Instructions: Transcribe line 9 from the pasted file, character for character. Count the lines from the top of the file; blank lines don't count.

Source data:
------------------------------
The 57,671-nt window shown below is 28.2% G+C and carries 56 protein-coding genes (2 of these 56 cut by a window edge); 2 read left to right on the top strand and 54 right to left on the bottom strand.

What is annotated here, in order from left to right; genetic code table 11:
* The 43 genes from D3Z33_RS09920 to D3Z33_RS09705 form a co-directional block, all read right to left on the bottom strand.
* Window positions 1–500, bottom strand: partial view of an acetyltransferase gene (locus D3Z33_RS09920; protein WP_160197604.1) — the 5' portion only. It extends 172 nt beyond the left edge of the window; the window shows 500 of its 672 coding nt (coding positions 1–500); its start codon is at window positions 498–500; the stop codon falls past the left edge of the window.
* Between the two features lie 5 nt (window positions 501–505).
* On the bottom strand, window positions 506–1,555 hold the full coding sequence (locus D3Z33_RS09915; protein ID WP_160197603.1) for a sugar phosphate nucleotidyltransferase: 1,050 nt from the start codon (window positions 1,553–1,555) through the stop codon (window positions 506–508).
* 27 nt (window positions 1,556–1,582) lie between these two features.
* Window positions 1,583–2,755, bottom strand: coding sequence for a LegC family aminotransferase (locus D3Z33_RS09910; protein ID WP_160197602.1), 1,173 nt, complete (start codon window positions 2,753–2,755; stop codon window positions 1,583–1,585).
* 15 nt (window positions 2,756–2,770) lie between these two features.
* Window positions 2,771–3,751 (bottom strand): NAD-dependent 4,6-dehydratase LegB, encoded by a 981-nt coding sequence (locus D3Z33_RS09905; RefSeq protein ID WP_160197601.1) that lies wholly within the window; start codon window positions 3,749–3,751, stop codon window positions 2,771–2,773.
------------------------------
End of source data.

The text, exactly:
* 15 nt (window positions 2,756–2,770) lie between these two features.